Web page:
Los Angeles Olympic bid wary of Obama repeat
London (AFP) – Donald Trump has helped the Los Angeles bid for the 2024 Olympic Games but they are cautious about asking the US President to attend the decisive vote in Lima in September, bid chairman Casey Wasserman said Thursday.
Wasserman told a small group of journalists he had heard the “very bad” stories from the 2009 vote in Copenhagen when some International Olympic Committee (IOC) members were said to be furious to be kept waiting outside the venue whilst then President Barack Obama’s security detail swept the building having flown in to give his support to Chicago.
It is said to have cost Chicago votes.
Obama — whose wife Michelle turned up to court IOC members in the days before the vote — spoke at the final presentation but to little avail as Chicago were humiliatingly eliminated in the first round of voting with just 18 votes.
“We heard very bad stories about that (Obama),” said Wasserman.
“We are very wary of those stories as our job is to earn trust and make friends and we don’t want a movement of a president or head of state to get in the way of that.”
Wasserman, who is the biggest contributor to the privately-financed bid that has cost $60million, admitted Trump had been extremely obliging in helping the campaign who face one rival in Paris.
The vote is due to take place in Lima on September 13th.
“Trump as leader of our federal government has done everything we asked him to do,” said Wasserman.
“He has written letters, he has made phone calls including a 25 minute call with Thomas Bach (the IOC President) which I helped co-ordinate and went very well.
“The federal government has been supportive of the bid before and since he was elected.”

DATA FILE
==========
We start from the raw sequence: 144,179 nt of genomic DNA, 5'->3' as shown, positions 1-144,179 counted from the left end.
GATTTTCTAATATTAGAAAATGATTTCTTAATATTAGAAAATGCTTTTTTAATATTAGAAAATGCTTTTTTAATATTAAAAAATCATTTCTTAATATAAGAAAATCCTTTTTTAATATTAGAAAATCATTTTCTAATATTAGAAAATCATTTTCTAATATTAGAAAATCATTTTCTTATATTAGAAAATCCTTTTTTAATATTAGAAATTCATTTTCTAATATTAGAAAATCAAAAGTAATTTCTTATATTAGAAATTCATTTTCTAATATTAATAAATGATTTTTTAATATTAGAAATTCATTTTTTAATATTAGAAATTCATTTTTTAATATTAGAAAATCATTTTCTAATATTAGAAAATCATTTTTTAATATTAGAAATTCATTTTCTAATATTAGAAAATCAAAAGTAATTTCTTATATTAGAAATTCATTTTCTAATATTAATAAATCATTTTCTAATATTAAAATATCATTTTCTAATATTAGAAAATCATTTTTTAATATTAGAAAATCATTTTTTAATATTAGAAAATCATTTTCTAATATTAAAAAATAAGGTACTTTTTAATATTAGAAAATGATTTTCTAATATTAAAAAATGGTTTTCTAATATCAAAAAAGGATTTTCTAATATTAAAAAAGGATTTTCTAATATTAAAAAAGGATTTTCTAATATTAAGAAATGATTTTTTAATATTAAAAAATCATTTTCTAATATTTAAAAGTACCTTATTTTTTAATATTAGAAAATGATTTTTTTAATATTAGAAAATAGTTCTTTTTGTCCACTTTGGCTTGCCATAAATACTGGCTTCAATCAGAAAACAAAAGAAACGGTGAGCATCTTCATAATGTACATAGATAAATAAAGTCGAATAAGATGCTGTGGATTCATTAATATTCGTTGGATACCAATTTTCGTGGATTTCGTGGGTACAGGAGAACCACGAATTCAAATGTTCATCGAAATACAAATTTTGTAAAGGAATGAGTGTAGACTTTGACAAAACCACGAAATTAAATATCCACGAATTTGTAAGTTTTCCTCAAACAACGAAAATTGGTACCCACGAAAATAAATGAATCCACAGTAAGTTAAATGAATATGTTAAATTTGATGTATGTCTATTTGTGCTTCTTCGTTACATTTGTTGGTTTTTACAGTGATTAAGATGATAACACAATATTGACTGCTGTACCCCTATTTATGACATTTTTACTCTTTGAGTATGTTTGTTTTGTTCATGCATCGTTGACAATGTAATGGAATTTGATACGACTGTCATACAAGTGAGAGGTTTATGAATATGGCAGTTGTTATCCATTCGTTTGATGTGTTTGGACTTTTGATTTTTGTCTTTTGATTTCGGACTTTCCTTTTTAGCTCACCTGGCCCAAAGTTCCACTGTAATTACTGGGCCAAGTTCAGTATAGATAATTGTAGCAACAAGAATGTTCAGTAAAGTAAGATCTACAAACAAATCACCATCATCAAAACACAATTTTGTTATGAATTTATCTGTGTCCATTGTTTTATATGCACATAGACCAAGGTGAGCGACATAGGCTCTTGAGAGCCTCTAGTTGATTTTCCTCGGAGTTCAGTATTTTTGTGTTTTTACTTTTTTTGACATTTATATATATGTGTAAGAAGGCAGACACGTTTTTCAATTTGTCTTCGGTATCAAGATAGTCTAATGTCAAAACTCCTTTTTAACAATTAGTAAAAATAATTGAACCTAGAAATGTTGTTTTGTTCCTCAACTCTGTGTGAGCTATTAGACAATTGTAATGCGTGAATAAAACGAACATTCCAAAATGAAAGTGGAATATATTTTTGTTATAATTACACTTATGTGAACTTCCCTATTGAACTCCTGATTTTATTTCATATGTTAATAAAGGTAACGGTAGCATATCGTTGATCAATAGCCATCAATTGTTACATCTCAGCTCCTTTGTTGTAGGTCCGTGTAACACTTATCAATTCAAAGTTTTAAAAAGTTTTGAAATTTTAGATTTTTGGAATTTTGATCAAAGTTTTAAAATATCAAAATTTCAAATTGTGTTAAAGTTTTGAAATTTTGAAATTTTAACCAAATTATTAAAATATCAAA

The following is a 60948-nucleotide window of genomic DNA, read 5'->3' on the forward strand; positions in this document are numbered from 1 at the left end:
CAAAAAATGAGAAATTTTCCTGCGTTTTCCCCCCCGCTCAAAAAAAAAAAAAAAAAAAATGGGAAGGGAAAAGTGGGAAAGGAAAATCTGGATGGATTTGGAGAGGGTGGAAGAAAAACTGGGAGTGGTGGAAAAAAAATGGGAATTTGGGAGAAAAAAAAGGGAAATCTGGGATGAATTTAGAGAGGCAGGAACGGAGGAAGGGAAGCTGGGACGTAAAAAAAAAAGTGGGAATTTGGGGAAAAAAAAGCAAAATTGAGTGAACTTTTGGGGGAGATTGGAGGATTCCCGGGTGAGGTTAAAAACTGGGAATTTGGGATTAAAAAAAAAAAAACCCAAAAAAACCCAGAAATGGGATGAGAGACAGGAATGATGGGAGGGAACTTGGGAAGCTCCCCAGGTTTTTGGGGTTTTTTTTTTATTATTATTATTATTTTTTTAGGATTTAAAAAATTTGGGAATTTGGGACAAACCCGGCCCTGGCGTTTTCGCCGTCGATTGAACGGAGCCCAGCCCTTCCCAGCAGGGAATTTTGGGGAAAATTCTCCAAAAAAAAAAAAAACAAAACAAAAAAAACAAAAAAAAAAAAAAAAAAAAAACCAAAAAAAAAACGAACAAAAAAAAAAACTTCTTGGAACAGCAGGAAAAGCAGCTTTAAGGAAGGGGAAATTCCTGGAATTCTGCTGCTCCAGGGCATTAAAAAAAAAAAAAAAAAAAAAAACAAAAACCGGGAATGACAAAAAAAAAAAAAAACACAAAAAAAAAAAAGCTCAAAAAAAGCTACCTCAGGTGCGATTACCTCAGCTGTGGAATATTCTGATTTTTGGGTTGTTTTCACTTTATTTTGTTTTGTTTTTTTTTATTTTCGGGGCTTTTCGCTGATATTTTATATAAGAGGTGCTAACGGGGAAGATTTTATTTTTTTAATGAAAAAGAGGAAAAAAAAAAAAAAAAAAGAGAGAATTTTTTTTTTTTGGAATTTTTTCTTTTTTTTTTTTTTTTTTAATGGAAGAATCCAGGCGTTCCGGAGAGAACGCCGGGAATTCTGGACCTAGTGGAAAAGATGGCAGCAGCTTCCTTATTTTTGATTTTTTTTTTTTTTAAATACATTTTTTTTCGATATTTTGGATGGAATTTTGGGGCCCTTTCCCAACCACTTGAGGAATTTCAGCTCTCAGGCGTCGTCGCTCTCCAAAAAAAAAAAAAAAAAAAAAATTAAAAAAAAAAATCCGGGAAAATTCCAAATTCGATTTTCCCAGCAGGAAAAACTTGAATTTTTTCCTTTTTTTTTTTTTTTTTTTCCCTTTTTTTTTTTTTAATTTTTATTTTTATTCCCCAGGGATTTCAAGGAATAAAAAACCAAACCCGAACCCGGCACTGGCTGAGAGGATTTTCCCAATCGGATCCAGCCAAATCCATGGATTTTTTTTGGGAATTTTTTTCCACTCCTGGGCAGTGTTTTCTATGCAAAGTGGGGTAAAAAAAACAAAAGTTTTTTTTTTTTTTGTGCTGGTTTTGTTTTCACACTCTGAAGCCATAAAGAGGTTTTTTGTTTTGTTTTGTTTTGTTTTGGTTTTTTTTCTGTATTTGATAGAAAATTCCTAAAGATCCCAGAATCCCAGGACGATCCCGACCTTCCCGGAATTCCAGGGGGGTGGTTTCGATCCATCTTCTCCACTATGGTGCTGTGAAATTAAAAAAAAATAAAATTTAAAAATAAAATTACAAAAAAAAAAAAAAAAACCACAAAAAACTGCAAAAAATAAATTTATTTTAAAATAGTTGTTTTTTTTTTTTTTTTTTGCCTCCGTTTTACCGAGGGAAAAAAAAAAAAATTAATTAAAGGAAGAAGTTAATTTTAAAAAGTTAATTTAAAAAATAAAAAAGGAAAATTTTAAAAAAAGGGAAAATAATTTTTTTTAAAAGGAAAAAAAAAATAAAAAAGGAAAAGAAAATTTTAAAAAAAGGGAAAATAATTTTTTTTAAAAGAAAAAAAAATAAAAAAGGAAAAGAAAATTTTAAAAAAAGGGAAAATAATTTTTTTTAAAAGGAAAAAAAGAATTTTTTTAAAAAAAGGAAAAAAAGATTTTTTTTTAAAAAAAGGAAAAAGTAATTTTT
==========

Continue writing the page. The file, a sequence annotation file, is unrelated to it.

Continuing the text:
– ‘Incredible magical experience’ –
Wasserman, who equated the bid campaign like that of running for high school president with a similarly select electorate of around 100 and based on establishing personal relationships, is adamant if they lose out for the 2024 Games they will not bid for the 2028 edition.
“You’d have to ask the United States Olympic Committee (USOC) about another American bid but we LA won’t bid again,” said Wasserman.
“We have to pay for the bid privately and raising $60million from private individuals is a tough road and it won’t happen twice.
“If there is one it won’t be with this mayor (Eric Garcetti) or this chairman.”
There could yet be a way out with the IOC looking into the viability of awarding both the 2024 and 2028 Games to the two bidders as the bid process has become somewhat toxic with Budapest and Rome withdrawing from the contest through popular disenchantment.
Wasserman, who says there is no problem with popular support in Los Angeles with even independent polling saying it is as high as 88%, said they would let the IOC get on with their consultations on the matter as they await the visit of the IOC Evaluation Commission next week.
“Both cities had very very brief meetings about this in Aarhus (at the SportAccord Convention) and we have gone back to being focussed on the 2024 Games,” said Wasserman.
Wasserman, grandson of the late Lew Wasserman a legendary Hollywood agent and studio mogul, said a 2024 Games in Los Angeles would mark another step in the city’s progress like the two prior occasions the ‘City of Angels’ had hosted them in 1932 and 1984.
“1984 is recent enough history,” he said.
“I was 10 years old, the mayor was 13 and either you were there or a friend was there or a work colleague or a grand parent and it was an incredible magical experience.
“In Los Angeles its very much part of our history.
“Our mayor describes it really well. In 1932 it was the middle of the depression and really put LA on the map as an American city.
“1984 put LA on the map as a global city and 2024 will establish it as one of the two or three great cities of the world.”